• When Liberals Run Out of Patience: the Impolite Exile of Seymour Hersh

      Hersh synthesized the information from the dissenting Seals, combined it with the account of events in the email from Pakistani nuclear security, and presented the result to the SOC consultants to help sort things out. After getting their views, he was sufficiently prepared to take what was by then an internally consistent alternative narrative to the unnamed “retired senior intelligence officer.” He, too, confirmed the new outline of events and contributed his own details. All that was missing was a candid assessment of events from the Pakistani high command. He interviewed Gen. Asad Durrani, a former chief of ISI and one of the most powerful men in the country, who was eager to cooperate.

    • Ivy League economist ethnically profiled, interrogated for doing math on American Airlines flight

      On Thursday evening, a 40-year-old man — with dark, curly hair, olive skin and an exotic foreign accent — boarded a plane. It was a regional jet making a short, uneventful hop from Philadelphia to nearby Syracuse.

      Or so dozens of unsuspecting passengers thought.

      The curly-haired man tried to keep to himself, intently if inscrutably scribbling on a notepad he’d brought aboard. His seatmate, a blond-haired, 30-something woman sporting flip-flops and a red tote bag, looked him over. He was wearing navy Diesel jeans and a red Lacoste sweater – a look he would later describe as “simple elegance” – but something about him didn’t seem right to her.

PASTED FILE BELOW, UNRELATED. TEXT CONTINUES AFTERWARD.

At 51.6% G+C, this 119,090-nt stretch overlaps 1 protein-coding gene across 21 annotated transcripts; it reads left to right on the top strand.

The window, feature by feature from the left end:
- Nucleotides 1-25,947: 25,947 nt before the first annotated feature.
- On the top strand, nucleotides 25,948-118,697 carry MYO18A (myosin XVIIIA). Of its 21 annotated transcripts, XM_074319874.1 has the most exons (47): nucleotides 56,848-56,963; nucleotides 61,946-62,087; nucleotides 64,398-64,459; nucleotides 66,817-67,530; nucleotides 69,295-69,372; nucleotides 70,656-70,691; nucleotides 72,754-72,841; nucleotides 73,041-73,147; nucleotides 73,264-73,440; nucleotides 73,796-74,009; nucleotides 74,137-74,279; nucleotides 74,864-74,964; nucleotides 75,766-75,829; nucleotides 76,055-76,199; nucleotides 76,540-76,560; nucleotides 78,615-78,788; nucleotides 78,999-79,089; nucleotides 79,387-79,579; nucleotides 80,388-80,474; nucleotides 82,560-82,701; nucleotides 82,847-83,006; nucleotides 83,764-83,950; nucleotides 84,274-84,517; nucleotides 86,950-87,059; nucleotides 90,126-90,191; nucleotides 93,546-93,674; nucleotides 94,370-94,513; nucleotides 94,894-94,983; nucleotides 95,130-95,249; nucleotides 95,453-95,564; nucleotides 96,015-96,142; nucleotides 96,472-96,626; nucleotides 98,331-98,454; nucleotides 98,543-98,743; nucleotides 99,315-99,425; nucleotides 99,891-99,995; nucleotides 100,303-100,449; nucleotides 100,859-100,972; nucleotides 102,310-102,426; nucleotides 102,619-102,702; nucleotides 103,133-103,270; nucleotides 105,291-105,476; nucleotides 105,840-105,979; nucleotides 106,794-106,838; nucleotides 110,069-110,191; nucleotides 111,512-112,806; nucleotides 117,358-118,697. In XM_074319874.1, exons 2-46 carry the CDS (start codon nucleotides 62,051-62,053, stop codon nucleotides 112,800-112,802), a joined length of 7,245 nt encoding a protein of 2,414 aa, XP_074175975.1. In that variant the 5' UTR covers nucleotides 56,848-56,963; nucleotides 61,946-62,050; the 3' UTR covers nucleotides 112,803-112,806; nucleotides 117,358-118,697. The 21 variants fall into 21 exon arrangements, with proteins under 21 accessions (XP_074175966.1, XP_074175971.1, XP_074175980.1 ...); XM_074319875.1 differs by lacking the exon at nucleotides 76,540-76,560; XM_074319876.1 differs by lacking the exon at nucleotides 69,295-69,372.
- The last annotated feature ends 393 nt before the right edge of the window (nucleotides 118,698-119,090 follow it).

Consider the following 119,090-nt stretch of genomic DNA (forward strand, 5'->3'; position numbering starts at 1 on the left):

He laughed because those scribbles weren’t Arabic, or another foreign language, or even some special secret terrorist code. They were math.

    • Sesame Street: Video Tells Kids How to Deal with a Parent in Prison

      Maybe one day they can do one about living under constant government surveillance, or being denied healthcare. What are a world we are making for our children to deal with.

    • May’s the Month for Protest. Daniel Berrigan Would Agree.

      The Jesuit writer and activist’s death is a reminder of the necessity and power of protest in America.

    • The backlash against expanded voting rights in Virginia

      Estimated number of people directly affected by the order: 200,000

    • Egyptian Court Recommends Death Sentence for Two Al Jazeera Employees

      An Egyptian court on Saturday recommended the death sentence against six people, including two Al Jazeera employees, for allegedly passing documents related to national security to Qatar and the Doha-based TV network during the rule of Islamist President Mohammed Morsi.

    • The End of Prison Visitation

      It’s inhumane, dystopian and actually increases in-prison violence — but god, it makes money.

    • Sadiq Khan says he ‘never dreamt’ he could become Mayor of London at inauguration at Southwark Cathedral
    • London’s New Mayor, Sadiq Khan, Hailed in UK and Pakistan

      Sadiq Khan, the son of Pakistani immigrants who won a landslide victory in this week’s London mayoral election, was sworn in on Saturday in a multifaith service at Southwark Cathedral, becoming the British capital’s first Muslim mayor.

    • Airbnb Has An Unsurprising Race Problem